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First West Nile Virus Case Confirmed in Washington, DC

Health officials in Washington have announced the first confirmed human case of West Nile virus in the U.S. capital city.

The city's health director, James Buford, said in a statement Wednesday that a 55-year-old man tested positive for the mosquito-borne virus and has been hospitalized.

Washington officials also said Wednesday they found 40 mosquito pools in the district that tested positive for the West Nile virus. A mosquito pool is a group of about 25 mosquitos that were collected and tested for the virus as a group.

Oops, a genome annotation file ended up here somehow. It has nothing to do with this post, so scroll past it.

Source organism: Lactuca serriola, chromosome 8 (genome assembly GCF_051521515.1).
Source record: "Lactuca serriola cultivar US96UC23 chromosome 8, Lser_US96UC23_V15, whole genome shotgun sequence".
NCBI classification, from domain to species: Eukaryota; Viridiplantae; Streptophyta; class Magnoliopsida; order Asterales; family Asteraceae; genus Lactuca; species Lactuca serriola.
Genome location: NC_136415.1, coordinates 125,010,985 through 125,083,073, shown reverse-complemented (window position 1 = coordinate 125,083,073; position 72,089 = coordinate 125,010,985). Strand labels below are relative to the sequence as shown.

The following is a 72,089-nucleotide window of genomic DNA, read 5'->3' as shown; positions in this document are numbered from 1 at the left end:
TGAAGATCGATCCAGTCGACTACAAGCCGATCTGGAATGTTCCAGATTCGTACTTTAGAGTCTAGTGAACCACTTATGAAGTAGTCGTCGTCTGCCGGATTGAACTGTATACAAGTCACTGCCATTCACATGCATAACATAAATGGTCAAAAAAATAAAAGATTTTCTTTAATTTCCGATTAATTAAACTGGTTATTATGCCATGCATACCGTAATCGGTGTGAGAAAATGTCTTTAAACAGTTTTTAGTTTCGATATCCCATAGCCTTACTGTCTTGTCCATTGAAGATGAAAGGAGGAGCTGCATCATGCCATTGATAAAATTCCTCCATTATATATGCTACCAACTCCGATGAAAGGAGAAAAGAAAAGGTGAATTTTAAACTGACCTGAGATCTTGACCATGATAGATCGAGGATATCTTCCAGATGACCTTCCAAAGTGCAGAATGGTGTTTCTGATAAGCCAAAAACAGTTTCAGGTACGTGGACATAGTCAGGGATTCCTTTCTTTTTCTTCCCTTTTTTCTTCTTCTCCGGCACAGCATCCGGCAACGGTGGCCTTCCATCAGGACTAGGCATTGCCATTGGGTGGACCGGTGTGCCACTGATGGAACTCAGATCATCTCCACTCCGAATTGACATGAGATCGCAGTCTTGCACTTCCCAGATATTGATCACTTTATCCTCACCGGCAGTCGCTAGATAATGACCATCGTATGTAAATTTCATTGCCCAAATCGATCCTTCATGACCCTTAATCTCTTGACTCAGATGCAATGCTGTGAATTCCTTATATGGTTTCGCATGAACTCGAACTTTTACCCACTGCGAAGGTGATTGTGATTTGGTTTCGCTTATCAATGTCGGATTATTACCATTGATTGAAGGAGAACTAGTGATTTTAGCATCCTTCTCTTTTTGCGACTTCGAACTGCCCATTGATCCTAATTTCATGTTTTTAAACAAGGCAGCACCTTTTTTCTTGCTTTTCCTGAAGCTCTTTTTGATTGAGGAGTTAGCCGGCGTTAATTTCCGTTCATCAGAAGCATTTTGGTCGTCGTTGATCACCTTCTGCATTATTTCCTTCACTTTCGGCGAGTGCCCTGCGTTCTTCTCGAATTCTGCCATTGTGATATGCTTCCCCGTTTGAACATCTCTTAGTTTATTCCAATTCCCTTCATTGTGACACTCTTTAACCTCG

West Nile virus causes flu-like symptoms and can be fatal to the elderly and those with weak immune systems. It thrives in warmer climates and already has killed five people in the southern U.S. state of Louisiana so far this year.

The disease is common in parts of Africa and Asia. It first appeared in the United States in 1999 and has since spread to more than two dozen states and the District of Columbia.